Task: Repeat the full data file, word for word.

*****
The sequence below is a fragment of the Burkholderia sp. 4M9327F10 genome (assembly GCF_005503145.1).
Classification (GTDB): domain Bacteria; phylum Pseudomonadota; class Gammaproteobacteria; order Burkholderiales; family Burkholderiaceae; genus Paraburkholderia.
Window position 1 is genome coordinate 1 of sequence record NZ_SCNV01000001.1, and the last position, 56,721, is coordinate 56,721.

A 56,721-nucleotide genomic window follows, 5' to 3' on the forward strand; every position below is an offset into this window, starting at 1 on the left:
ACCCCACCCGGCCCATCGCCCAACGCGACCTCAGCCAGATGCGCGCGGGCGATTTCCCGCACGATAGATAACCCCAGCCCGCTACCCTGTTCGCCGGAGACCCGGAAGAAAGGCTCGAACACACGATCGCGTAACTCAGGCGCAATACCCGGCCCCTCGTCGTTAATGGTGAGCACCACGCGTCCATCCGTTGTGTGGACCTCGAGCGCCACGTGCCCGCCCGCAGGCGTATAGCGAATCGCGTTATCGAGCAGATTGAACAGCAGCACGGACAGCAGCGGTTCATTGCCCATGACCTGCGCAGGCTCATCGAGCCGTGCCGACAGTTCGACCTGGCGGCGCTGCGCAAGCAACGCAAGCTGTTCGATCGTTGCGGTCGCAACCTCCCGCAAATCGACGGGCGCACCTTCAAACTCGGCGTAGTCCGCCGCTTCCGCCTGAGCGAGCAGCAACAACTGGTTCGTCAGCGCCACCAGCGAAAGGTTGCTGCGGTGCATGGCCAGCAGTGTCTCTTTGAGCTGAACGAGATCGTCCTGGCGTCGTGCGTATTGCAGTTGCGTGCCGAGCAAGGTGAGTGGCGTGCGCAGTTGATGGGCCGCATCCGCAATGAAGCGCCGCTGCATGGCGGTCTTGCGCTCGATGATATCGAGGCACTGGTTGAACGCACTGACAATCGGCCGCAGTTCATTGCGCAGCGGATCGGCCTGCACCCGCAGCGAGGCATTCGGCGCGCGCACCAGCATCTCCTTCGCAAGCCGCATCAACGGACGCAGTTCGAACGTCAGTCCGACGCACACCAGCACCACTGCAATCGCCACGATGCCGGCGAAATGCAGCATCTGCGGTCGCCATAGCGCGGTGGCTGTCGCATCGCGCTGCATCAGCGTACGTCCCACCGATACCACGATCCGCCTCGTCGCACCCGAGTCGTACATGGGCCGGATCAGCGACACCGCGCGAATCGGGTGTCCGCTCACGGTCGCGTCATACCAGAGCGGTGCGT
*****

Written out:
The sequence below is a fragment of the Burkholderia sp. 4M9327F10 genome (assembly GCF_005503145.1).
Classification (GTDB): domain Bacteria; phylum Pseudomonadota; class Gammaproteobacteria; order Burkholderiales; family Burkholderiaceae; genus Paraburkholderia.
Window position 1 is genome coordinate 1 of sequence record NZ_SCNV01000001.1, and the last position, 56,721, is coordinate 56,721.

A 56,721-nucleotide genomic window follows, 5' to 3' on the forward strand; every position below is an offset into this window, starting at 1 on the left:
ACCCCACCCGGCCCATCGCCCAACGCGACCTCAGCCAGATGCGCGCGGGCGATTTCCCGCACGATAGATAACCCCAGCCCGCTACCCTGTTCGCCGGAGACCCGGAAGAAAGGCTCGAACACACGATCGCGTAACTCAGGCGCAATACCCGGCCCCTCGTCGTTAATGGTGAGCACCACGCGTCCATCCGTTGTGTGGACCTCGAGCGCCACGTGCCCGCCCGCAGGCGTATAGCGAATCGCGTTATCGAGCAGATTGAACAGCAGCACGGACAGCAGCGGTTCATTGCCCATGACCTGCGCAGGCTCATCGAGCCGTGCCGACAGTTCGACCTGGCGGCGCTGCGCAAGCAACGCAAGCTGTTCGATCGTTGCGGTCGCAACCTCCCGCAAATCGACGGGCGCACCTTCAAACTCGGCGTAGTCCGCCGCTTCCGCCTGAGCGAGCAGCAACAACTGGTTCGTCAGCGCCACCAGCGAAAGGTTGCTGCGGTGCATGGCCAGCAGTGTCTCTTTGAGCTGAACGAGATCGTCCTGGCGTCGTGCGTATTGCAGTTGCGTGCCGAGCAAGGTGAGTGGCGTGCGCAGTTGATGGGCCGCATCCGCAATGAAGCGCCGCTGCATGGCGGTCTTGCGCTCGATGATATCGAGGCACTGGTTGAACGCACTGACAATCGGCCGCAGTTCATTGCGCAGCGGATCGGCCTGCACCCGCAGCGAGGCATTCGGCGCGCGCACCAGCATCTCCTTCGCAAGCCGCATCAACGGACGCAGTTCGAACGTCAGTCCGACGCACACCAGCACCACTGCAATCGCCACGATGCCGGCGAAATGCAGCATCTGCGGTCGCCATAGCGCGGTGGCTGTCGCATCGCGCTGCATCAGCGTACGTCCCACCGATACCACGATCCGCCTCGTCGCACCCGAGTCGTACATGGGCCGGATCAGCGACACCGCGCGAATCGGGTGTCCGCTCACGGTCGCGTCATACCAGAGCGGTGCGT